Supervalu loss widens, shares skid

Associated Press
In this Jan. 9, 2012 photo,customers exit  a Shop' Save grocery store in Mount Lebanon, Pa.  Supervalu said Wednesday, Jan. 12,  its fiscal third quarter net loss widened due to costs related to a turnaround plan, continued high food prices and a cautious consumer. (AP Photo/Gene J. Puskar)
.

View photo

In this Jan. 9, 2012 photo,customers exit a Shop' Save grocery store in Mount Lebanon, Pa. Supervalu said Wednesday, Jan. 12, its fiscal third quarter net loss widened due to costs related to a turnaround plan, continued high food prices and a cautious consumer. (AP Photo/Gene J. Puskar)

EDEN PRAIRIE, Minn. (AP) — Grocery store operator Supervalu Inc. said Wednesday that its fiscal third-quarter net loss widened due to costs related to a turnaround plan, continued high food prices and a cautious consumer.

The company, which operates Albertsons, Jewel-Osco and other supermarkets, trimmed its yearly sales guidance for the second quarter in a row and shares fell more than 10 percent in morning trading.

Supervalu, like most grocers, is trying to raise prices to offset high food costs without alienating shoppers that have cut spending due to worry over the economy and high unemployment. Supervalu is also facing costs related to a restructuring plan, begun well over a year ago, which has involved closing stores, selling off some businesses, lowering debt and tailoring its stores to meet local needs.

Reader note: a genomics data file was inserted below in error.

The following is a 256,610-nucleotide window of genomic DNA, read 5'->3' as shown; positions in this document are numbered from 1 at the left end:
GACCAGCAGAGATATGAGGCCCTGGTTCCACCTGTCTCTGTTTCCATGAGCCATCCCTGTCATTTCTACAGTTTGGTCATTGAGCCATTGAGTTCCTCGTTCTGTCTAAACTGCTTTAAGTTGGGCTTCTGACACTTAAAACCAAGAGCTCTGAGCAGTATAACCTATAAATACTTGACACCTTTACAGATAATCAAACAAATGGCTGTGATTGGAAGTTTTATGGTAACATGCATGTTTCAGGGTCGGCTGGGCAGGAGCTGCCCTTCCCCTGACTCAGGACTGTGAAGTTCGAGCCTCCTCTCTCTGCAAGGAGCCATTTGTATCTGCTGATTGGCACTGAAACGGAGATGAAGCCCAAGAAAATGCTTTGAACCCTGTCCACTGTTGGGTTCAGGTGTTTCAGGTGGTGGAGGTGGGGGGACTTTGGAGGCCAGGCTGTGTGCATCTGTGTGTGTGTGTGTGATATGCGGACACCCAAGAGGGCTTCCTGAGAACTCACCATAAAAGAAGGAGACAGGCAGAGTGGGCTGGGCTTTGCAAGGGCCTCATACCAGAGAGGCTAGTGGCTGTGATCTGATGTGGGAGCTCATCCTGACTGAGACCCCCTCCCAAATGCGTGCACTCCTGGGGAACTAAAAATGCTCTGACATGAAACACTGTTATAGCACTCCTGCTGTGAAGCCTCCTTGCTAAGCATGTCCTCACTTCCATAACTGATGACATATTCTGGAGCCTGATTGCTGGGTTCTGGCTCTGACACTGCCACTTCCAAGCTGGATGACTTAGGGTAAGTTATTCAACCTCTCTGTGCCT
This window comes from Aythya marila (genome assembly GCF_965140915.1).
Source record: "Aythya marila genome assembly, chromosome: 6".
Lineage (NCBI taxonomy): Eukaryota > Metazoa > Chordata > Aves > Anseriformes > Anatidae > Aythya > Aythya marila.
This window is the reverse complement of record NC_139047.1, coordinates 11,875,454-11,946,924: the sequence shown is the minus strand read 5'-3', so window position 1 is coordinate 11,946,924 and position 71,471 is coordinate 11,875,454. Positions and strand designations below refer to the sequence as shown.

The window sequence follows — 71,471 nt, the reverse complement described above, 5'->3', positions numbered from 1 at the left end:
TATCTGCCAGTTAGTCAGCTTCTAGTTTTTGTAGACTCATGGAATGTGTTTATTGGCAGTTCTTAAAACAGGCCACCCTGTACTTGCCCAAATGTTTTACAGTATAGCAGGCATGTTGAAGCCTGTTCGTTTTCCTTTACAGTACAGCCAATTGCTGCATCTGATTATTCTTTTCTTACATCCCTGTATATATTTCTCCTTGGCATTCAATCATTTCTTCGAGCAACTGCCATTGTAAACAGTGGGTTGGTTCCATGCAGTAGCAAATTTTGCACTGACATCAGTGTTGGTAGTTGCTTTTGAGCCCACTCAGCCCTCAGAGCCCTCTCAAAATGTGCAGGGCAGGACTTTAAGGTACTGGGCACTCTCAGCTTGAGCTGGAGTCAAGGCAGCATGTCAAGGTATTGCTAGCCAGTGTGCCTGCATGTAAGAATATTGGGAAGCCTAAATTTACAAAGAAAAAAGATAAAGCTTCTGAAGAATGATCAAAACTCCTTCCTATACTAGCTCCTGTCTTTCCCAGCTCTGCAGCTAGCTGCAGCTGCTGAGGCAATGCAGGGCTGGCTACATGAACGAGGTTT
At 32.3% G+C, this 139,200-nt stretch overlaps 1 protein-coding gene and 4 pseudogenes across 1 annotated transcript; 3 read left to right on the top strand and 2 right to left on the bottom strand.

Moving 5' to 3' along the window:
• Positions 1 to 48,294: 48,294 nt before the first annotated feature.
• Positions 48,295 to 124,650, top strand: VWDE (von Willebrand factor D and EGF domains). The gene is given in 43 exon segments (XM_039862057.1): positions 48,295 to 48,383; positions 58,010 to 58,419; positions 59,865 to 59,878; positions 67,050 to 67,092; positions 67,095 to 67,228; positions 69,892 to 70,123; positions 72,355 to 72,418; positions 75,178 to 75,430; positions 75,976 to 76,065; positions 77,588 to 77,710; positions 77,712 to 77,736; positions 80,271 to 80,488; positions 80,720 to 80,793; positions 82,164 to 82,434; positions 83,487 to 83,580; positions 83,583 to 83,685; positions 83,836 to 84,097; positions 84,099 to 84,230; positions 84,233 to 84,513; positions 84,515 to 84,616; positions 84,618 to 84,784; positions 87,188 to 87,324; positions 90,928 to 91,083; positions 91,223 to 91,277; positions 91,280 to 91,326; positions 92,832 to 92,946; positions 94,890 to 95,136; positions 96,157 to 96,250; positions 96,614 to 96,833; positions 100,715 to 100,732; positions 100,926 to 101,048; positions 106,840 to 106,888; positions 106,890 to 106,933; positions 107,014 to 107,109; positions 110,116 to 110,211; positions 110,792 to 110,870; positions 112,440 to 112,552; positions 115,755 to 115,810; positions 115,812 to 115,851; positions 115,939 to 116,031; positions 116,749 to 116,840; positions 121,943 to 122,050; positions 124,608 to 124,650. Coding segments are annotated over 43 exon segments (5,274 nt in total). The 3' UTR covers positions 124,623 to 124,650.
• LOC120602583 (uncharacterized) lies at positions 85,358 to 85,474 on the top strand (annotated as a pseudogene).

"Even with the ongoing difficult economic environment and pressured consumer, we continued to make progress against our plan," said CEO Craig Herkert.

Still, the company lowered its yearly sales guidance to $36.1 billion from prior guidance of $36.5 billion. Analysts expect revenue of $36.44 billion, according to Fact Set. It reaffirmed adjusted profit guidance of $1.20 to $1.30 per share. Analysts expect $1.24 per share.

For the three months ended Dec. 3, Eden Prairie, Minn.-based Supervalu says its net loss totaled $750 million, or $3.54 per share, in the three months ended Dec. 3. That compares to a loss of $202 million, or 95 cents per share, last year.

Excluding unusual costs, it earned 24 cents per share. That was a penny shy of analysts' expectations, according to a survey by FactSet.

Revenue fell 4 percent to $8.33 billion from $8.67 billion last year. Analysts expected revenue of $8.22 billion.

Shares fell $1.05, or 12.5 percent, to close at $7.34 Wednesday. It shares have risen 17 percent from its 52-week low of $6.26 in early October. They peaked for the year at $11.77 per share in early May.

View Comments (0)